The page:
Congress has an opportunity to make real steps towards Medicare for All this week. We go over the 4 proposed reforms that would expand Medicare, what’s at play and what’s at stake, the opposition to Medicare Expansion – if you can believe it – there IS opposition to giving seniors dental care – and what you can do to help pressure our legislators to fight!
Ben in Boston and international correspondent Stephanie in Denmark discuss the proposal to substantially expand and improve Medicare that’s moving through Congress right now.
As part of the negotiations around the American Families Plan, there are four demands:
- Lower the eligibility age for Medicare from 65 to 60, which would add 23 million people to Medicare coverage. (Lowering to 50 would add 60 million people, and lowering it to zero would be even better, but reducing it by just five years would be a huge victory, lowering overall healthcare spending in the U.S. and lowering employer healthcare spending by almost 15%. This will be the hardest of the four demands to achieve, but the one that would affect the most Americans.
- Add hearing, dental, and vision to Medicare, improving the program for existing Medicare beneficiaries, a huge number of whom are going without needed care. Of Medicare recipients, 75% who need a hearing aid don’t have one, 70% haven’t gone to the dentist in the last year, and 50% didn’t get an eye exam.
- Create a cap on out-of-pocket costs. Most health insurance has a cap on out-of-pocket expenses, but traditional Medicare doesn’t. This is wonky and less exciting for politicians because while it will save a lot of people a lot of money, it’s not as tangible a benefit as adding hearing, dental, and vision.
- Allow Medicare to negotiate drug prices. Medicare has been prohibited by law from negotiating drug prices for decades, forcing Americans to pay up to triple what other nations pay for the same pharmaceuticals. Negotiating with the pharmaceutical industry would save Medicare up to $450 billion over ten years, paying for all of the above expansions.
Calls for expansion are building not just from the grassroots from within Congress. Letters from members of the House and the Senate (signed by many Democrats including centrists who aren’t traditional Medicare for All supporters) have already been sent to President Biden, pressuring him to include expansion in the American Families Plan.
We have some (very cynical) theories about these odd bedfellows:
- The centrist Democrats who signed on aren’t deeply in the pocket of the healthcare industry, but they are avoiding Medicare for All because they perceive it as a liability in their district.
- They are in the pocket of one particular branch of the healthcare industry (but not pharma); they think it could help hospitals or insurance companies.
- They are signing the letter but don’t think it will pass, and are happy to throw these provisions under the bus behind closed doors.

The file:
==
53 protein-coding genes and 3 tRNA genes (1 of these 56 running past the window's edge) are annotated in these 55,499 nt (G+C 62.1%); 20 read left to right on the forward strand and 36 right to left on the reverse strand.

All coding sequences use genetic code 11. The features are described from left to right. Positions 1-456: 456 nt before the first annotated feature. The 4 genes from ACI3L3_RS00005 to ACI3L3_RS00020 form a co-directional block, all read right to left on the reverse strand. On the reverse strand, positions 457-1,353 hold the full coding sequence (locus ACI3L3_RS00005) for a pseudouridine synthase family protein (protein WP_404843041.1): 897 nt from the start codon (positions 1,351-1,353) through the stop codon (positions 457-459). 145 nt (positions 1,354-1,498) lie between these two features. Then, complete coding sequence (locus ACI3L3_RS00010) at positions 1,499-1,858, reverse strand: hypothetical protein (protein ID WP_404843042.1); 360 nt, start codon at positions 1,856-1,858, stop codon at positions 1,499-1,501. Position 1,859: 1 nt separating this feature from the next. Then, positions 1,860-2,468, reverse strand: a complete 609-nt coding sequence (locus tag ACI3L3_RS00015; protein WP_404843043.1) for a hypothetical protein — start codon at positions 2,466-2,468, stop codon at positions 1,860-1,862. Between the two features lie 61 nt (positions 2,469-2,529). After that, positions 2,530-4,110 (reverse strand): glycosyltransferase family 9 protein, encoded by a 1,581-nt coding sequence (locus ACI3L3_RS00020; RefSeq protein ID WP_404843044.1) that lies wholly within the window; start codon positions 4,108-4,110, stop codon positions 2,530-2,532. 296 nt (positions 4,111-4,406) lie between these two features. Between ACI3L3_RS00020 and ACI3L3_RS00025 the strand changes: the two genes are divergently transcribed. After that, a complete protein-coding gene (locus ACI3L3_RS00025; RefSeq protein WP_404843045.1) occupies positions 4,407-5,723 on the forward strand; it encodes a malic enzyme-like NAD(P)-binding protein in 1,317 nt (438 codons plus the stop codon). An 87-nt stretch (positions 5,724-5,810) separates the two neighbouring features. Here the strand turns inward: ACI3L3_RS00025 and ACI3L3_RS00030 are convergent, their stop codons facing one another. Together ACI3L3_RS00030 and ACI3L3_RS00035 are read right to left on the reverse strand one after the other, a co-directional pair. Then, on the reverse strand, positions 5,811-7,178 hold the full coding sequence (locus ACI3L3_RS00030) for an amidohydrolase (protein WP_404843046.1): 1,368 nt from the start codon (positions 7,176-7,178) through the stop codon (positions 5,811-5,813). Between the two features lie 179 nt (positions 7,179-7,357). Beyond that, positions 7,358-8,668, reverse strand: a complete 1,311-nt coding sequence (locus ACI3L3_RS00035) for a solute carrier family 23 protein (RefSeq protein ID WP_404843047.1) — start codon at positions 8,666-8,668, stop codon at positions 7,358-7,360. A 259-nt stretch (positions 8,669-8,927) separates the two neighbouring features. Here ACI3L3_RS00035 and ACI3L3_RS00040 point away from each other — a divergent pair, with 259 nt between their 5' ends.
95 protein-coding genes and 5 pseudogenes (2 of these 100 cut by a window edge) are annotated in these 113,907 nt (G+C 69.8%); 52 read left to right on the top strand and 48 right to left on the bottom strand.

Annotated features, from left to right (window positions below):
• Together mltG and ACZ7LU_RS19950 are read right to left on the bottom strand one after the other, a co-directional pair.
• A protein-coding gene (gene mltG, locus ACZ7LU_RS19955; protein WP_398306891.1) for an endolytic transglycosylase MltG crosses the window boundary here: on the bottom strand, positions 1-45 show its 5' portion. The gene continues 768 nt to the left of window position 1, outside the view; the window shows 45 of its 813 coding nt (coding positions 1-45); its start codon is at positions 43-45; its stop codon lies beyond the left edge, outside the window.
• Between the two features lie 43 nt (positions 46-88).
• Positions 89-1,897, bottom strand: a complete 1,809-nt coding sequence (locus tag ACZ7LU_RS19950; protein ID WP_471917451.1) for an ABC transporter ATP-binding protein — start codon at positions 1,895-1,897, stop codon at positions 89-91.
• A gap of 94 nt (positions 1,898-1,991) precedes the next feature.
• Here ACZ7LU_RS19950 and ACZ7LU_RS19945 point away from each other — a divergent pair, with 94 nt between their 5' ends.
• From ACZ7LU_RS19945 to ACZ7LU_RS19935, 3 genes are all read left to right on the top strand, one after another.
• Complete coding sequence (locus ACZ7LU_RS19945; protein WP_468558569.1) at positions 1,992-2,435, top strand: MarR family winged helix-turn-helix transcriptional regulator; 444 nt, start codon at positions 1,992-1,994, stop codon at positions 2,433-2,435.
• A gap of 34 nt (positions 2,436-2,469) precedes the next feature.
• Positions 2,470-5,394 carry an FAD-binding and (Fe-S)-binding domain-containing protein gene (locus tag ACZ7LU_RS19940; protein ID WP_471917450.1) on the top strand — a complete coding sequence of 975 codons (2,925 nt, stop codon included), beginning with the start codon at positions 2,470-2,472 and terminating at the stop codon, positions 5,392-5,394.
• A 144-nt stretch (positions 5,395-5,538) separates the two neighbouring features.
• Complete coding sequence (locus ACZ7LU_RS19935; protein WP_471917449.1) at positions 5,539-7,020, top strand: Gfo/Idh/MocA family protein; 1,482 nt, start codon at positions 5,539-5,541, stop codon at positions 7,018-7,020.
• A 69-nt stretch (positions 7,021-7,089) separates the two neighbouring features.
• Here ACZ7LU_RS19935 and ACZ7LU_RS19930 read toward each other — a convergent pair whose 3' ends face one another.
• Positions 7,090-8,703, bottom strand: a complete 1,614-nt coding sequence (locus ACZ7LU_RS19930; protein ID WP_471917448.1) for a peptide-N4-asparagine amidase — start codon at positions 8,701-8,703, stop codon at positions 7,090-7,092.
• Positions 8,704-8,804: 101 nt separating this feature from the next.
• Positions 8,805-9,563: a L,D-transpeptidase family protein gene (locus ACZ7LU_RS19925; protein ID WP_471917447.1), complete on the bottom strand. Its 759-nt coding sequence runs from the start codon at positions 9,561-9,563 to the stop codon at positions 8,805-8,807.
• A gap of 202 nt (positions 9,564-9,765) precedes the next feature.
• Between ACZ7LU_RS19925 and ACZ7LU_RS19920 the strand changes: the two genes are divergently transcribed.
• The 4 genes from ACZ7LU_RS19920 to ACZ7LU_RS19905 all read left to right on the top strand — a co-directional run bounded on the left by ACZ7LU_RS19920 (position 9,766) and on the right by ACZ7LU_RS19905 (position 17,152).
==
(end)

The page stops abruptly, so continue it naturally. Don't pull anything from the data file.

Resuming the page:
- All of the Above
These expansion reforms both bring us closer to Medicare for All, and help us divide and conquer the healthcare industry; this proposal takes on Big Pharma, but mostly leaves the insurance and hospital industries alone. But is it working?
Currently the opposition to expanding and improving Medicare is coming from the usual suspects, under the umbrella of the Partnership for America’s Health Care Future, the evil transformer of insurers, pharma giants, and hospitals. They’ve even managed to find (some really bad) ways to argue against giving dental care to seniors.
- Dental coverage wasn’t even a thing in 1965 when Medicare was passed, so seniors don’t need it!
- 38% of Medicare beneficiaries already receive dental coverage through (privately administered, for-profit) Medicare Advantage, so the rest don’t really need it! (Turns out that coverage isn’t very good; according to a New York Times article 43% of those with Medicare Advantage dental plans have annual caps on coverage of only around $1,000.)
Call to Action: Most of the fight for these proposals will be in the Senate. There are only 50 Democrats in the Senate, so all the opposition has to do is knock off one Democrat who is in the pocket of Big Pharma. So the call to action is to contact your Senators.
- Call your U.S. Senators: 202-224-3121 (Capitol switchboard will be put you through to your Senators)
- If you are between the ages of 50 and 65, write a letter to the editor or OpEd of your local paper about what it would mean to you to have these benefits, and asking your Senators to sign on. Those closest to Medicare age are the most affected and the most in need of these reforms. Your voice is particularly powerful if you’re in this age range.
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